“A little weird?” So it seems to most of us. And given human nature we can never be entirely sure if Wilson is wrong, or so quick to dismiss it out of hand. But the contemporary tendency to sexualize all matters wherever possible has reached a point of being oblivious to all othr possibilities: the perennial bachelor must be gay, sexually repressed or having a life on the side, rather than, well, simply to be what he appears to be.

    And all of this would perhaps be more easily overlooked if the results did not also happen to feed into certain agendas for which the New Yorks Times is all too well known.

  • http://god-of-small-things.blogspot.com Bob Smietana

    Given that the Narnia film is being promoted to the “Passion” crowd, and that groups like Focus on the Family have heartily endorsed the film, and churches see the films as an evangelistic tool, I’d still argue that the Times is correct in its decision to report of Lewis’s weird family life. It does not fit the Focus on the Family or the Evangelical model. Is the Times reporting completely accurate or unbaised. Probably not. But it’s certainly appropriate and to characterize it as an attack is misleading.

  • Todd

    “Is the Times reporting completely accurate or unbaised. Probably not.”

    Then does this not imply that they are doing a poor job? I have always been under the impression that a primary mission of a newspaper was to at least attempt to be completely accurate. And while “unbiased” is in general impossible, it is not too much to ask for balance. Unfortunately, the NYT is not generally known these days for possessing that particular journalistic virtue.

    “But it’s certainly appropriate…”

    If it is inaccurate, why is it then appropriate?

  • Eric Phillips

    Don’t be ridiculous, Bob. I’m not complaining that you’ve criticized Lewis; I’m complaining that you have made false claims about one of his stories, and are not willing to retract them when confronted with the facts.

    If you want to criticize Lewis for something he actually DID do or think, go right ahead.

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  • http://onlinefaith.blogspot.com C. Wingate

    Given that the Narnia film is being promoted to the “Passion” crowd, and that groups like Focus on the Family have heartily endorsed the film, and churches see the films as an evangelistic tool, I’d still argue that the Times is correct in its decision to report of Lewis’s weird family life.

    Well, if they wanted to report some actual news, why don’t they report on why the “Passion crowd” and Dr. Dobson like Lewis so much? Why not ask them about the Lewis’s supposedly scandalous life? I have to suspect that the reasons they don’t is (a) the Times reporters have contempt for these people and can’t deal with them on a level above using them as usual suspects, and (b) to file that report would require really getting into the religion of the matter.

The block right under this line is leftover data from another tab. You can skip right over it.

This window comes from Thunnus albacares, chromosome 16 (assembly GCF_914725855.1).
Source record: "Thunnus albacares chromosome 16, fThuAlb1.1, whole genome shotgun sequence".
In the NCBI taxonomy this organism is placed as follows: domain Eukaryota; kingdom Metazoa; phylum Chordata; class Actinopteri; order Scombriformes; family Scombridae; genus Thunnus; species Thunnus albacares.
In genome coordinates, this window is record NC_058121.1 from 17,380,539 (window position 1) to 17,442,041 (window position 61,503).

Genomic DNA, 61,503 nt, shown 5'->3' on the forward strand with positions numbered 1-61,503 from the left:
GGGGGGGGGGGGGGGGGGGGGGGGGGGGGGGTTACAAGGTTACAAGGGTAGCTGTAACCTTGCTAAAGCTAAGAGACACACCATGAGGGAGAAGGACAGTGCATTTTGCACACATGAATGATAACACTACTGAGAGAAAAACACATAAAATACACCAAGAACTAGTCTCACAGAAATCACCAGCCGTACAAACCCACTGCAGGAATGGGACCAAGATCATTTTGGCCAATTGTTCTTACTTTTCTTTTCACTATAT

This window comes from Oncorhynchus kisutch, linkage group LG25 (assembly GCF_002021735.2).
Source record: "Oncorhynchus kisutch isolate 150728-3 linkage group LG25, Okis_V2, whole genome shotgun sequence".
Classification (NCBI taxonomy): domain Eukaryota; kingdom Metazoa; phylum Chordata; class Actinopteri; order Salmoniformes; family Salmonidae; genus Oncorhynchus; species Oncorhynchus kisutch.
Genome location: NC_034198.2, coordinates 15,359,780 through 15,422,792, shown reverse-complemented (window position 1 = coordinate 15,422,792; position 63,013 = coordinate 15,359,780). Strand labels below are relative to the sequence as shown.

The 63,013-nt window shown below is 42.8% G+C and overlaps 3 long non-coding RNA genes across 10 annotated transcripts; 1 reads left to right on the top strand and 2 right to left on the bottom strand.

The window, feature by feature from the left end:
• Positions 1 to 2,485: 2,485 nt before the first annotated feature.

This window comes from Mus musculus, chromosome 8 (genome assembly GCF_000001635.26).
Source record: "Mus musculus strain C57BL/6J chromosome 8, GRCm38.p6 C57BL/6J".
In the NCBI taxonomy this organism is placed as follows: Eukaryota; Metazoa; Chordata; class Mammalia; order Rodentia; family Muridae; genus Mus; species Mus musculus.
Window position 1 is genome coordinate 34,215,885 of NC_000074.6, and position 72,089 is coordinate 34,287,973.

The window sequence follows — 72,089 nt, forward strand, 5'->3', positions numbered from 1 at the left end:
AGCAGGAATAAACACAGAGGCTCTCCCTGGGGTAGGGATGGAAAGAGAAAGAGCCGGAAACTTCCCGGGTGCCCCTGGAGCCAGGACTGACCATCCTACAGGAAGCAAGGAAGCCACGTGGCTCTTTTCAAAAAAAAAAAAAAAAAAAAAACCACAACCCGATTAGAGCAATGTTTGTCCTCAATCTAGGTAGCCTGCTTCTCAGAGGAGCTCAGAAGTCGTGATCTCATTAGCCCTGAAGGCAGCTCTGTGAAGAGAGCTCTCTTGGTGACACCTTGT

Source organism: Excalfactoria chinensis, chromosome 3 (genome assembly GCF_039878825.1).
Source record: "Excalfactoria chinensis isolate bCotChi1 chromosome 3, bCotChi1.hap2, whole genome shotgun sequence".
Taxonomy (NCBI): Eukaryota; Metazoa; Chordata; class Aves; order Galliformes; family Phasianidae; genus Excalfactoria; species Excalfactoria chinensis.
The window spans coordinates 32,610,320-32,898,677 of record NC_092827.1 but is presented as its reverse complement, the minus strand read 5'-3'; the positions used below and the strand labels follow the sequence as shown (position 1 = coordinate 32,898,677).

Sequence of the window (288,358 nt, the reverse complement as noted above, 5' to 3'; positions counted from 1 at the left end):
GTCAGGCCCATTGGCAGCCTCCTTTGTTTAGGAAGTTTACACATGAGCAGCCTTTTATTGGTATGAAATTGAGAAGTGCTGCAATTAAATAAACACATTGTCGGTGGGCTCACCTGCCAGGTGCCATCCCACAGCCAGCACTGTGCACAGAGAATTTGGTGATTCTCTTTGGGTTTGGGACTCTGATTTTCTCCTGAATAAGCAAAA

Of course, lots of “why is Tolkien so popular” articles were published when those movies came out– because the overt religious themes in Tolkien’s writing are hidden in The Silmarillion where the reports could ignore them.

  • http://agrumer.livejournal.com/ Avram

    I have always been under the impression that a primary mission of a newspaper was to at least attempt to be completely accurate.

    That’d be nice, Todd. Me, I started noticing a bit over a decade ago that generalist news articles on subjects I was familiar with tended to contain glaring errors. I started figuring that the ones on matters I wasn’t familiar with probably also had them.

    Fortunately, along came the Internet, making it easier to hunt down material written by people with actual experience in a subject.

  • http://god-of-small-things.blogspot.com Bob Smietana


    My comment was that the Times story was not “completely accurate or unbaised,” because the writer took on a complicated subject in a limited spaced under the constraints of a deadline. The reporter also collected information from a variety of sources and made a judgment call about how it should be told–a judgement that’s going to be affected by the writer’s experiences, biases, and the timeliness of the sources he tried to contact. Journalism is always an inexact science. The job of a journalist is to get as close to the truth as they can. They will always fall short.

  • http://god-of-small-things.blogspot.com Bob Smietana


    We’ve been disagreeing about the interpretation of the facts–what the text in question means. I disagree with your interpretation. You disagree with mine. That’s what makes blogs so entertaining.

  • Carl

    I think the New Yorker piece was interesting, because it was like Gopnick had to become a reverse apologist. In ‘Apaptation’ the writer had no need of explaining why the man’s love of orchids was misfounded, but for Gopnick, to just accept Lewis’ Christianty without comment seems a bridge too far.